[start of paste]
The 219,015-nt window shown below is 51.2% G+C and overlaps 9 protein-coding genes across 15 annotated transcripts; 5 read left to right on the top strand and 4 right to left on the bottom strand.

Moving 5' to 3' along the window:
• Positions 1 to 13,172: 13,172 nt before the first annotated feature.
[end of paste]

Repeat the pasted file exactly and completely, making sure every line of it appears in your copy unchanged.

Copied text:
The 219,015-nt window shown below is 51.2% G+C and overlaps 9 protein-coding genes across 15 annotated transcripts; 5 read left to right on the top strand and 4 right to left on the bottom strand.

Moving 5' to 3' along the window:
• Positions 1 to 13,172: 13,172 nt before the first annotated feature.